This clause is an important one which provides for the dissolution of the Training Commission. As the Committee knows, the commission was established by statute under the Employment and Training Act 1973 and therefore can only be dissolved by primary legislation. Let me remind the Committee of the reasons why we are having to go through the process of dissolution and the very sorry and unhappy role that the TUC played in bringing it about.

It is just over a year now since the TUC decided to oppose the employment training programme. The programme was to be run by the Training Commission, and the commissioners, among them three commissioners nominated by the TUC, were to be responsible for ensuring its successful operation. Indeed—and what has not been said by the noble Baroness—the TUC commissioners, along with the others, had designed and agreed the programme. But when the TUC decided on its boycott it was clearly not possible for commissioners committed to opposing ET to sit on the body responsible for running that programme. The Secretary of State's concern was to safeguard the operation of the programme and he took immediate steps to remove the TUC's responsibility for a programme it was committed to oppose. That he was right to do so was demonstrated again only this weekend with three unions' irresponsible call on local authorities to withdraw from ET.

However, most of that is in the past; it is more than a year ago. We should leave the TUC and its negative attitudes and its failure to consider the country's long-term training needs. Let us look instead at the positive action the Government have taken and will be taking in ensuring that we have an adequately trained workforce. The Government have created a climate in which training and enterprise are flourishing. A survey in 1984 showed 1,806,000 people in training during the relevant four-week period. In the same period in 1988 the same survey showed 2,776,000 people being trained. The investment employers make in training is significant—£18 billion in 1986–87. But that is never enough and we need to do more.

Employers have the demand for skills. They must take the responsibility for training their employees. Training and retraining of those in work is crucial if we are to meet the challenges of the 1990s: eight out of 10 of the workforce in the year 2000 are already in work. The message that training is as important an investment as new plant or machinery is now widely understood.

The Government are playing their part in improving our training performance. In 1979 government spending on training was £458 million. It is now £3 billion. For young people, YTS has become the accepted route into employment. Currently 411,000 are in training. Seventy-nine per cent. of YTS leavers go straight into a job, further education or training; and 63 per cent of those completing two years' YTS get a vocational qualification. For adult long-term unemployed people, employment training is the largest and fastest growing adult training programme ever introduced in this country. Introduced in September 1988, it has already helped train nearly 450,000 people to acquire new skills which will help them to rejoin the ever growing numbers of employed people.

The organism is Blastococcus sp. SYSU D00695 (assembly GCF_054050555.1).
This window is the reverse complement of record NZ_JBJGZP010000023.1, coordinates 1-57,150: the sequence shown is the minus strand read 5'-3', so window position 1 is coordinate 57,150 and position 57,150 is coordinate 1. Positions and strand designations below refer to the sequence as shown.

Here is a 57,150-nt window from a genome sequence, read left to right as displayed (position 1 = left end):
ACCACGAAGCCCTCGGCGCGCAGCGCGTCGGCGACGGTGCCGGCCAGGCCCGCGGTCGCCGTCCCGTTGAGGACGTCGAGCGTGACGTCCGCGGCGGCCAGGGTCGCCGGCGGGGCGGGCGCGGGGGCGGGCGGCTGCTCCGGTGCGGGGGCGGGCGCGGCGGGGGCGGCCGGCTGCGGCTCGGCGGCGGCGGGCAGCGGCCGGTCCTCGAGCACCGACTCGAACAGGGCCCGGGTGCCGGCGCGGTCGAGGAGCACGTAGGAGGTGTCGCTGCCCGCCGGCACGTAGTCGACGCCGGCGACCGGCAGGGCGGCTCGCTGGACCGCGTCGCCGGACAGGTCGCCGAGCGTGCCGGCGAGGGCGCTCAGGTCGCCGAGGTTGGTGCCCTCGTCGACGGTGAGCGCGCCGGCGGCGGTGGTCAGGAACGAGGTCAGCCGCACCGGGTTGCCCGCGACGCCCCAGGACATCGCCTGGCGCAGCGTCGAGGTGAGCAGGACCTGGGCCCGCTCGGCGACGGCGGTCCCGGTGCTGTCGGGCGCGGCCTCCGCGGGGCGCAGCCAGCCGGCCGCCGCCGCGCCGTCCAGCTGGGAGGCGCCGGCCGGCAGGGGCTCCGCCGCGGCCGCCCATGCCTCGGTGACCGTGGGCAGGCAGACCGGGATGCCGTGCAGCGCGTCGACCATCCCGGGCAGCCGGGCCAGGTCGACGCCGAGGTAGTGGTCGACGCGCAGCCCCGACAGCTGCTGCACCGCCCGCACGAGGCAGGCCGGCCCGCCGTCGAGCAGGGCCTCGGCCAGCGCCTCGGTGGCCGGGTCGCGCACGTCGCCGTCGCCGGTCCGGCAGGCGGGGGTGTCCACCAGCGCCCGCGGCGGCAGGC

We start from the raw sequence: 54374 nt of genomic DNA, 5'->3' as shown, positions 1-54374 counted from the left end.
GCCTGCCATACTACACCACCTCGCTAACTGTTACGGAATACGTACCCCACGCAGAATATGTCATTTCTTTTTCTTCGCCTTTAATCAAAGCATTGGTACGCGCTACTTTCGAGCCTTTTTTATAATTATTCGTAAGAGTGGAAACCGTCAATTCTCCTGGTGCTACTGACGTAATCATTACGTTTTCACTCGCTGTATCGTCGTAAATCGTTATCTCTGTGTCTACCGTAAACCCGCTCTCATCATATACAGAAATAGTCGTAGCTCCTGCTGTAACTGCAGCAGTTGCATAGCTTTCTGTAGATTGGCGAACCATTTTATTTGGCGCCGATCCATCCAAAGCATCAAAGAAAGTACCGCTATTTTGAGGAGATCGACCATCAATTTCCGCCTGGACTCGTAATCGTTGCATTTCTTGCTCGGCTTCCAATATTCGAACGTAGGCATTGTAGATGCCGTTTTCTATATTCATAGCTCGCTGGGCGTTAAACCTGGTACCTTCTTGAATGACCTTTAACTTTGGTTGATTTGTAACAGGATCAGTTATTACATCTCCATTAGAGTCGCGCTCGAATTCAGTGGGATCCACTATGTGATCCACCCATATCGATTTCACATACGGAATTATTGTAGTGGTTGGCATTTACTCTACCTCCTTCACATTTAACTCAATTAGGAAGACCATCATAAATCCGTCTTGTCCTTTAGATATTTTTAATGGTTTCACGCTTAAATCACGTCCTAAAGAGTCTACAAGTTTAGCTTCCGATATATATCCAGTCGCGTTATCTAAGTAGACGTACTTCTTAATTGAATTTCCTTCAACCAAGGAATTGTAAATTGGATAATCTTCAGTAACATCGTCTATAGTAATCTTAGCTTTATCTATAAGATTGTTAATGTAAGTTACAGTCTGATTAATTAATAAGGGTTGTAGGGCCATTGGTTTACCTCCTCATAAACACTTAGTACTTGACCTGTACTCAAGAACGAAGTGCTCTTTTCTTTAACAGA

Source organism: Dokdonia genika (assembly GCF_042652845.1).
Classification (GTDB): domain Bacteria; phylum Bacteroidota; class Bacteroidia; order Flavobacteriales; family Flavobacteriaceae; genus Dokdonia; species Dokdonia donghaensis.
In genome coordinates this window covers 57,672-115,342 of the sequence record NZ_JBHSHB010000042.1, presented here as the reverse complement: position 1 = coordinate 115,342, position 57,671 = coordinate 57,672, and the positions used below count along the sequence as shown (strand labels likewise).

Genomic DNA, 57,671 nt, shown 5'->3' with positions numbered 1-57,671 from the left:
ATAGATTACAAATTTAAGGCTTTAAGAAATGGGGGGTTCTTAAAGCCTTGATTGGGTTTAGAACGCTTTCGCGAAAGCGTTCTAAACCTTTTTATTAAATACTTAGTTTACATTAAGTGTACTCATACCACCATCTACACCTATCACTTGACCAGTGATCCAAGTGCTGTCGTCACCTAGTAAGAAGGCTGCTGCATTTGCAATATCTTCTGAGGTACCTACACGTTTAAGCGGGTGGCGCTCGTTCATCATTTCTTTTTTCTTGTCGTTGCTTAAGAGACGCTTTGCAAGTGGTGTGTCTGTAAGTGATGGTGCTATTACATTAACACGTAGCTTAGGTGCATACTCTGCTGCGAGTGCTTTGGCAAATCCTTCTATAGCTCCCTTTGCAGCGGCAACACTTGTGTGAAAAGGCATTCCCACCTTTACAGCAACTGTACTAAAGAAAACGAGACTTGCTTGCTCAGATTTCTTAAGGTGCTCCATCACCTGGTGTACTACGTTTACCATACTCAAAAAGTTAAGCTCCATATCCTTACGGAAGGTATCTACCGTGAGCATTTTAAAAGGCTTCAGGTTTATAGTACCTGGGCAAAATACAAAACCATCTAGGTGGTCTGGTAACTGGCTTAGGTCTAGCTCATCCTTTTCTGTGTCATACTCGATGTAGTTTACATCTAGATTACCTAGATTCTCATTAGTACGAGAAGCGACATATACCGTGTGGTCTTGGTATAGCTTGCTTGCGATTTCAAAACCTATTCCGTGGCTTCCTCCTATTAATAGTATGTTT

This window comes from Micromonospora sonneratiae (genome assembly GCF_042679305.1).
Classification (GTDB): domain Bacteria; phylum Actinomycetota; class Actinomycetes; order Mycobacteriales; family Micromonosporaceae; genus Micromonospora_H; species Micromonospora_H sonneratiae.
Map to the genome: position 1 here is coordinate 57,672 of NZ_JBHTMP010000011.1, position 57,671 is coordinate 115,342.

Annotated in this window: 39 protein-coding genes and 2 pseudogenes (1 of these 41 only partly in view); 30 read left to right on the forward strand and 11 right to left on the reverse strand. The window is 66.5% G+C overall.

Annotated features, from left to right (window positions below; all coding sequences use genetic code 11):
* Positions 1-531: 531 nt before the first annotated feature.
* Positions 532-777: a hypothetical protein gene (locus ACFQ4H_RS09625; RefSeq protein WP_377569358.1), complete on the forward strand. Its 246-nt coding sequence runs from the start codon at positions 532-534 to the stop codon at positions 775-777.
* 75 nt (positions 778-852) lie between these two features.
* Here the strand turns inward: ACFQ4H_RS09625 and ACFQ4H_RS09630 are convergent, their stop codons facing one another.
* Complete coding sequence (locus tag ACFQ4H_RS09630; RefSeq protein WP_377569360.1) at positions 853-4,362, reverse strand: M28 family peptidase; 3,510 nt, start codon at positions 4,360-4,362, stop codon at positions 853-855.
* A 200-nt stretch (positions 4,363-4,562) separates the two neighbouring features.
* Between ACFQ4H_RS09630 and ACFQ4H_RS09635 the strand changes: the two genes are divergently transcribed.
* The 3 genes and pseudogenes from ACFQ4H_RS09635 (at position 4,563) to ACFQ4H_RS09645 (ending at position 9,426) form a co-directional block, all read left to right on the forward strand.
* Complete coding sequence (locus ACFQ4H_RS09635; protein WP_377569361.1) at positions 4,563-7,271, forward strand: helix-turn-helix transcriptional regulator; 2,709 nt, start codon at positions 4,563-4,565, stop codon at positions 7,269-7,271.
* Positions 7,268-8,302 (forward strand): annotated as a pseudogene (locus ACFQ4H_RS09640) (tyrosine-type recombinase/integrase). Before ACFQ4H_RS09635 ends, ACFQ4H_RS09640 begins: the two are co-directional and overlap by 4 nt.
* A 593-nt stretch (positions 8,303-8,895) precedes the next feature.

But our most radical and important reform is the creation of a network of local training and enterprise councils which will plan and deliver training and enterprise development locally—tailoring our programmes to meet local needs. The needs of Gateshead are not the same as the needs of Reading. The Government recognise this and are devolving the decision-making on training to local level where practical solutions are best developed. The Government also recognise that employers are the main customers for training and the main providers of training. Training and enterprise councils will give business leaders for the first time the chance to lead our nation's training effort. Business leaders are responding very well to this challenging opportunity. Already 28 TECs have been approved to receive development funding and plans for a further 50 or so are well-advanced.

Now let me remind the Committee briefly of the steps which have already been taken to transfer the Training Commission's functions, and the remaining steps by which this clause, together with Schedules 4 and 5, complete the process. In September last year, using his powers under the Employment Act 1988, the Secretary of State took back all the functions the commission had been exercising on his behalf—such as ET, YTS and TVEI—and transferred them to a new executive agency within the employment department group. This left the commission with only the few tasks assigned to it by statute to carry out. principally those concerned with the establishment, operation and winding up of industrial training boards. Later in this debate the Committee will be asked to consider new clauses specifically dealing with ITBs. In the meanwhile, Clause 20 gives effect to the amendments to the Industrial Training Act 1982 set out in Schedule 4 to the Act which transfers to the Secretary of State the functions of the commission under the 1982 Act. This will help ensure the continuity of ITB business.